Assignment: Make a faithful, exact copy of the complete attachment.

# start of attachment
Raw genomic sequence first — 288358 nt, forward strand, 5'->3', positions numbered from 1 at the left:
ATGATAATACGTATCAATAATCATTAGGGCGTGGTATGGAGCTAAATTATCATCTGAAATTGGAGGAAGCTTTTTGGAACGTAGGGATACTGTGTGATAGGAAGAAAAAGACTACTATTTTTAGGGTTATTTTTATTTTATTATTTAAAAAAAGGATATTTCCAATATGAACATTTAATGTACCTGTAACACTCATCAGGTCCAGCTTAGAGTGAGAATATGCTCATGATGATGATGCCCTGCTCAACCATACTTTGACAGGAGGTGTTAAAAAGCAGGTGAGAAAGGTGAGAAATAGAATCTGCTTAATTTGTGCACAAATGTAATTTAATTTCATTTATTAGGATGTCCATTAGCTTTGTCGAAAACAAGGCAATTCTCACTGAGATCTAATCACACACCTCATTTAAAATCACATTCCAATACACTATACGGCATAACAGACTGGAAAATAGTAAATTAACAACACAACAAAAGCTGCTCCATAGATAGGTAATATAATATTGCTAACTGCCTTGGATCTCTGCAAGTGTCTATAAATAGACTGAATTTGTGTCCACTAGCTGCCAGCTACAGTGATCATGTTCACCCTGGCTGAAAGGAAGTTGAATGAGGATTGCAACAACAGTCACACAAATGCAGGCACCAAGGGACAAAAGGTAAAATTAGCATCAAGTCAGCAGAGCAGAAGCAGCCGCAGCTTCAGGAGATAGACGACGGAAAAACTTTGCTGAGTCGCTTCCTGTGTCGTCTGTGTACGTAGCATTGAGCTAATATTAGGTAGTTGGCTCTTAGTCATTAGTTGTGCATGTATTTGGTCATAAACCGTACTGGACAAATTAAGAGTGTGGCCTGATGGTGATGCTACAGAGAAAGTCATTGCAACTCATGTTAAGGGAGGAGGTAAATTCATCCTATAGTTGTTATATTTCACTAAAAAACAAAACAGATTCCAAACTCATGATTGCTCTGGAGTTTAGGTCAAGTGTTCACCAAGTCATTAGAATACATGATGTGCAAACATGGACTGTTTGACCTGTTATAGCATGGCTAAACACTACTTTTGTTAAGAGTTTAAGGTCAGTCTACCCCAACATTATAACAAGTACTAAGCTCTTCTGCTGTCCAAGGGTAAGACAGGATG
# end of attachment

Raw genomic sequence first — 288358 nt, forward strand, 5'->3', positions numbered from 1 at the left:
ATGATAATACGTATCAATAATCATTAGGGCGTGGTATGGAGCTAAATTATCATCTGAAATTGGAGGAAGCTTTTTGGAACGTAGGGATACTGTGTGATAGGAAGAAAAAGACTACTATTTTTAGGGTTATTTTTATTTTATTATTTAAAAAAAGGATATTTCCAATATGAACATTTAATGTACCTGTAACACTCATCAGGTCCAGCTTAGAGTGAGAATATGCTCATGATGATGATGCCCTGCTCAACCATACTTTGACAGGAGGTGTTAAAAAGCAGGTGAGAAAGGTGAGAAATAGAATCTGCTTAATTTGTGCACAAATGTAATTTAATTTCATTTATTAGGATGTCCATTAGCTTTGTCGAAAACAAGGCAATTCTCACTGAGATCTAATCACACACCTCATTTAAAATCACATTCCAATACACTATACGGCATAACAGACTGGAAAATAGTAAATTAACAACACAACAAAAGCTGCTCCATAGATAGGTAATATAATATTGCTAACTGCCTTGGATCTCTGCAAGTGTCTATAAATAGACTGAATTTGTGTCCACTAGCTGCCAGCTACAGTGATCATGTTCACCCTGGCTGAAAGGAAGTTGAATGAGGATTGCAACAACAGTCACACAAATGCAGGCACCAAGGGACAAAAGGTAAAATTAGCATCAAGTCAGCAGAGCAGAAGCAGCCGCAGCTTCAGGAGATAGACGACGGAAAAACTTTGCTGAGTCGCTTCCTGTGTCGTCTGTGTACGTAGCATTGAGCTAATATTAGGTAGTTGGCTCTTAGTCATTAGTTGTGCATGTATTTGGTCATAAACCGTACTGGACAAATTAAGAGTGTGGCCTGATGGTGATGCTACAGAGAAAGTCATTGCAACTCATGTTAAGGGAGGAGGTAAATTCATCCTATAGTTGTTATATTTCACTAAAAAACAAAACAGATTCCAAACTCATGATTGCTCTGGAGTTTAGGTCAAGTGTTCACCAAGTCATTAGAATACATGATGTGCAAACATGGACTGTTTGACCTGTTATAGCATGGCTAAACACTACTTTTGTTAAGAGTTTAAGGTCAGTCTACCCCAACATTATAACAAGTACTAAGCTCTTCTGCTGTCCAAGGGTAAGACAGGATG